Morris Animal Foundation Grant Funds FIP Research

New treatment shows promise in stopping deadly disease of cats

DENVER–(BUSINESS WIRE)–#FIP–Researchers at Kansas State University, Wichita State University and the
University of California, Davis, recently reported they successfully
blocked progression of feline infectious peritonitis, a viral infection
of cats that is nearly 100 percent fatal. The study was funded in part
with a grant from Morris Animal Foundation.

“This is an exciting development in FIP research with the potential to
have a major impact on feline health worldwide,” said Dr. Barbara Wolfe,
Chief Scientific Officer at Morris Animal Foundation. “FIP is a
significant problem for kittens and cats under 2 years of age,
particularly in shelter environments or catteries. If we continue to be
successful in this research, it will represent a major breakthrough in
treating this terrible disease.”

Drs. Yunjeong Kim and Kyeong-Ok Chang at Kansas State University, and
Dr. William Groutas at Wichita State University, have been developing
compounds that have broad anti-viral activity. They recently
demonstrated, in collaboration with Dr. Niels Pedersen at UC Davis, that
one of their research compounds stopped progression of disease and led
to clinical recovery when given to cats with FIP.

“These findings showed that inhibiting growth of the virus is the
critical component of treatment for FIP,” said Dr. Kim. “This will help
us and other researchers to find a way to effectively manage or treat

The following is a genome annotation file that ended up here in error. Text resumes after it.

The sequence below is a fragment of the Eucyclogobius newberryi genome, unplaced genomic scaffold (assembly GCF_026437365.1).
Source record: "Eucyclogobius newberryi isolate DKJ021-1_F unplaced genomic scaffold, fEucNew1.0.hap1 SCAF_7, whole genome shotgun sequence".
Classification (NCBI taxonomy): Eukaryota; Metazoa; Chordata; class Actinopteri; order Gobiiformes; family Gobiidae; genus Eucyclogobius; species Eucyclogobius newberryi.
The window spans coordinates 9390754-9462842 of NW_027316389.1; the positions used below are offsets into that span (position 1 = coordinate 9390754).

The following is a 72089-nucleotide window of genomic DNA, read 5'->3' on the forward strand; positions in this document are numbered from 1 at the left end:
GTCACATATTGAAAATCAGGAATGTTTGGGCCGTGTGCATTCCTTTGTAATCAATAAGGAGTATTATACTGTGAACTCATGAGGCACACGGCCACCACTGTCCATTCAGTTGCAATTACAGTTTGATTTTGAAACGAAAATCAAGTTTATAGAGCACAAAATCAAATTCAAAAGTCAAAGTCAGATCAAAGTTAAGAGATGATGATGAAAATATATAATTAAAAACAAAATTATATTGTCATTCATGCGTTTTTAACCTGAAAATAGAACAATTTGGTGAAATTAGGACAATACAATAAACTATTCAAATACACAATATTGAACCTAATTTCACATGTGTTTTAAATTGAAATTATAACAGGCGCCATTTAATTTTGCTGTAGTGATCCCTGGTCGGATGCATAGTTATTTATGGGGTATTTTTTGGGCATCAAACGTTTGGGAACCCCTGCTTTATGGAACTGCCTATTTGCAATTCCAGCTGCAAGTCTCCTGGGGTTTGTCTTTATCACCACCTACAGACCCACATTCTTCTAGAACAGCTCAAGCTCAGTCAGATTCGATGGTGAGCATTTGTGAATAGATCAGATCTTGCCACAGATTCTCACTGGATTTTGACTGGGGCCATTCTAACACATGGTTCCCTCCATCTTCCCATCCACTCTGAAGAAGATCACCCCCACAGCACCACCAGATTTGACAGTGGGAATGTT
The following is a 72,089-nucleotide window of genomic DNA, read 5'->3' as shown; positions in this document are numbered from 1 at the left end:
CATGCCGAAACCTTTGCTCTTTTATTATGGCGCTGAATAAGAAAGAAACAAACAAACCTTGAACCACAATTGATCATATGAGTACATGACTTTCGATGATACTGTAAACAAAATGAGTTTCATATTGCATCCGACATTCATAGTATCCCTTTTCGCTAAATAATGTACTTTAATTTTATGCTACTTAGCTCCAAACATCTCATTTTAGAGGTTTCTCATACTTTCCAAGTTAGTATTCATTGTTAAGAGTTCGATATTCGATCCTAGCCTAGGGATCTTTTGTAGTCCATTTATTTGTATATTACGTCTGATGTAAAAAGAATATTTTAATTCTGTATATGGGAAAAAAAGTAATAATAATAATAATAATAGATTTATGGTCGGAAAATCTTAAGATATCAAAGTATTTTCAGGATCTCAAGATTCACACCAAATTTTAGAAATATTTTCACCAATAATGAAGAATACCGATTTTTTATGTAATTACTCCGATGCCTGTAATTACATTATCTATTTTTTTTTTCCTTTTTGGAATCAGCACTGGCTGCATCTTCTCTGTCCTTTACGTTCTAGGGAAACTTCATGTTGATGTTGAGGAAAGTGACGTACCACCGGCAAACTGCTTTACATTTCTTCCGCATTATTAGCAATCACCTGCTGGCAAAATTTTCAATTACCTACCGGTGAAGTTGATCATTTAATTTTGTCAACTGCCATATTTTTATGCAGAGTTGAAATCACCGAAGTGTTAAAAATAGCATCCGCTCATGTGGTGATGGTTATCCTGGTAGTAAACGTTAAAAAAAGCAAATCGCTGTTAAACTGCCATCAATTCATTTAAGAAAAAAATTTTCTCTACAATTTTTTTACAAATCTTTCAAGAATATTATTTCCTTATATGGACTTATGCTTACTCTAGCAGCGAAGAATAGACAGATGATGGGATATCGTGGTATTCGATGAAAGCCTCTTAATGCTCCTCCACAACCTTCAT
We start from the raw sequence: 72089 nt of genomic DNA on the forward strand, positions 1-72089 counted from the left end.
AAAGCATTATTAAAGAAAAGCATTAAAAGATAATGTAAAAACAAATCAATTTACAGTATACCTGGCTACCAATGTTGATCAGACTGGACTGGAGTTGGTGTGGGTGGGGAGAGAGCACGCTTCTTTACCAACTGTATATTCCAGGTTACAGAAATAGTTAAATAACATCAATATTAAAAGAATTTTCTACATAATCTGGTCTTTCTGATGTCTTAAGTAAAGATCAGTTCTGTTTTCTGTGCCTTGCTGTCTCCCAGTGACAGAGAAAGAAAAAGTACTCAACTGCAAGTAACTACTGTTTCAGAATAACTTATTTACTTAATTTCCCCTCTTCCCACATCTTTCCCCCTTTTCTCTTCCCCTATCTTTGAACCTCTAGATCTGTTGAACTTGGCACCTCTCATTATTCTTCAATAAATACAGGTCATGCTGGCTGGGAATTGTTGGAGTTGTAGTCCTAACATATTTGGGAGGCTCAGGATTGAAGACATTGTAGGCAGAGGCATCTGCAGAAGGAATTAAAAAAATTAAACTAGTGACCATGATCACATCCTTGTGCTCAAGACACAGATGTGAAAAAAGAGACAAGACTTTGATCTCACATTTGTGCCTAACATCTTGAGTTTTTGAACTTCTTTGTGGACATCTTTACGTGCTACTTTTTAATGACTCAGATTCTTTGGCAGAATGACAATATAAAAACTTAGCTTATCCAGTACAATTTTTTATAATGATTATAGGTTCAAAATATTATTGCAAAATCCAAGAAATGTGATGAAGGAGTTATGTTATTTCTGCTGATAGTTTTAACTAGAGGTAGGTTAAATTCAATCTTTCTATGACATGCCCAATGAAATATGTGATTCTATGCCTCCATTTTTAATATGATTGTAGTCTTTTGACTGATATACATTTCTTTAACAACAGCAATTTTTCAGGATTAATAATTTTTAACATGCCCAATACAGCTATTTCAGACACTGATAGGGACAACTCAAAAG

FIP in the future. Also, these findings have broader implications for
other important coronavirus infections, since no antiviral drugs exist
for human or animal coronaviruses.”

Coronaviruses are the causative agents of many important diseases in
both humans and animals, including severe acute respiratory syndrome and
Middle East respiratory syndrome, and can cause diarrhea in dogs and

Morris Animal Foundation recently
has committed $1.2 million
to fund research that will advance
knowledge of FIP. After a rigorous selection process, Dr. Kim and her
team received an additional grant to conduct a clinical trial
investigating the effect of the newly identified compound in
client-owned cats with FIP.

The clinical trial currently is underway as a collaborative effort
between Kansas State University and UC Davis. The researchers hope to
enroll up to 70 cats with FIP into the trial, and anticipate the study
will be completed in two years.

The first phase of the trial involving 15 cats with various forms of FIP
is fully enrolled and no more cats are being accepted for treatment at
this time. The researchers will take two to three months to allow time
to evaluate preliminary results and decide on what forms of FIP will
respond best to treatment and the optimal dosage regimen. Once those
determinations are made, the trial will be re-opened for another small
group of cats that meet trial guidelines.

About Morris Animal Foundation

Animal Foundation
is a global leader in funding scientific studies
that advance the health and well-being of companion animals, horses and
wildlife. Since its founding in 1948, the Foundation has invested more
than $103 million toward 2,500+ studies that have led to significant
breakthroughs in preventive medicine, diagnostics and treatments
benefitting animals around the world.


Morris Animal Foundation
Carol Borchert, 303-708-3418